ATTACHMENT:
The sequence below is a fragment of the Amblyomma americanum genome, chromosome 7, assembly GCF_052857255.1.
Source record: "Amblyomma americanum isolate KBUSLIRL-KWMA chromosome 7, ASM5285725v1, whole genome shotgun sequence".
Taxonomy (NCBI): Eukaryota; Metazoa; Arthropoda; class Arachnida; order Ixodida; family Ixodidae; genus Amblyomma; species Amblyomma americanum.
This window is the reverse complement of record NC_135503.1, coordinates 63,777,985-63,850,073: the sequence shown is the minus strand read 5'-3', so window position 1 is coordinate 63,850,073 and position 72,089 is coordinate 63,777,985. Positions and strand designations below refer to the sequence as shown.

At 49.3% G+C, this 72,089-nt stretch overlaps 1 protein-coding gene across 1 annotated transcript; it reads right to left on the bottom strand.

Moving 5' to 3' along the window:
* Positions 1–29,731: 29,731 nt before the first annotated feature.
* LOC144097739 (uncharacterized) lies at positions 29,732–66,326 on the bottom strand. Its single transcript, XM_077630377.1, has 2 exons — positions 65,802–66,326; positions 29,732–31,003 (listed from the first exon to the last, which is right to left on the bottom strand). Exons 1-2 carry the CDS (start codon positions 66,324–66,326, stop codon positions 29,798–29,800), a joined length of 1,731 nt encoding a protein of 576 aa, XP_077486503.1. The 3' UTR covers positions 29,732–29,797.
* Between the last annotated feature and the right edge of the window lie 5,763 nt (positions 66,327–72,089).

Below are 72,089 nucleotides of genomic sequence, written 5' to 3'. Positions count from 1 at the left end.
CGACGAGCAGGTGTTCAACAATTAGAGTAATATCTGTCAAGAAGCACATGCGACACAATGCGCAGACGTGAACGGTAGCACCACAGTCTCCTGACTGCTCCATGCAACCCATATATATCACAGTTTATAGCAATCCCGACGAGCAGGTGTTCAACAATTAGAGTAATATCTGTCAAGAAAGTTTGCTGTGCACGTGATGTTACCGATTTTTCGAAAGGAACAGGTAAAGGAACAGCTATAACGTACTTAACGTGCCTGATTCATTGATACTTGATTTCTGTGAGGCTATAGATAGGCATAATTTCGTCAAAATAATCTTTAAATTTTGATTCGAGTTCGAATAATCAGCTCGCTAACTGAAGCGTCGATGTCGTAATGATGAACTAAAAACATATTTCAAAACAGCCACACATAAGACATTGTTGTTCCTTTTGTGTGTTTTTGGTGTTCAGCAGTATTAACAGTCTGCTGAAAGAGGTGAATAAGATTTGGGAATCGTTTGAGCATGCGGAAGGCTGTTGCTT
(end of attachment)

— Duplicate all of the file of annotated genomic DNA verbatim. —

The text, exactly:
The sequence below is a fragment of the Amblyomma americanum genome, chromosome 7, assembly GCF_052857255.1.
Source record: "Amblyomma americanum isolate KBUSLIRL-KWMA chromosome 7, ASM5285725v1, whole genome shotgun sequence".
Taxonomy (NCBI): Eukaryota; Metazoa; Arthropoda; class Arachnida; order Ixodida; family Ixodidae; genus Amblyomma; species Amblyomma americanum.
This window is the reverse complement of record NC_135503.1, coordinates 63,777,985-63,850,073: the sequence shown is the minus strand read 5'-3', so window position 1 is coordinate 63,850,073 and position 72,089 is coordinate 63,777,985. Positions and strand designations below refer to the sequence as shown.

At 49.3% G+C, this 72,089-nt stretch overlaps 1 protein-coding gene across 1 annotated transcript; it reads right to left on the bottom strand.

Moving 5' to 3' along the window:
* Positions 1–29,731: 29,731 nt before the first annotated feature.
* LOC144097739 (uncharacterized) lies at positions 29,732–66,326 on the bottom strand. Its single transcript, XM_077630377.1, has 2 exons — positions 65,802–66,326; positions 29,732–31,003 (listed from the first exon to the last, which is right to left on the bottom strand). Exons 1-2 carry the CDS (start codon positions 66,324–66,326, stop codon positions 29,798–29,800), a joined length of 1,731 nt encoding a protein of 576 aa, XP_077486503.1. The 3' UTR covers positions 29,732–29,797.
* Between the last annotated feature and the right edge of the window lie 5,763 nt (positions 66,327–72,089).

Below are 72,089 nucleotides of genomic sequence, written 5' to 3'. Positions count from 1 at the left end.
CGACGAGCAGGTGTTCAACAATTAGAGTAATATCTGTCAAGAAGCACATGCGACACAATGCGCAGACGTGAACGGTAGCACCACAGTCTCCTGACTGCTCCATGCAACCCATATATATCACAGTTTATAGCAATCCCGACGAGCAGGTGTTCAACAATTAGAGTAATATCTGTCAAGAAAGTTTGCTGTGCACGTGATGTTACCGATTTTTCGAAAGGAACAGGTAAAGGAACAGCTATAACGTACTTAACGTGCCTGATTCATTGATACTTGATTTCTGTGAGGCTATAGATAGGCATAATTTCGTCAAAATAATCTTTAAATTTTGATTCGAGTTCGAATAATCAGCTCGCTAACTGAAGCGTCGATGTCGTAATGATGAACTAAAAACATATTTCAAAACAGCCACACATAAGACATTGTTGTTCCTTTTGTGTGTTTTTGGTGTTCAGCAGTATTAACAGTCTGCTGAAAGAGGTGAATAAGATTTGGGAATCGTTTGAGCATGCGGAAGGCTGTTGCTT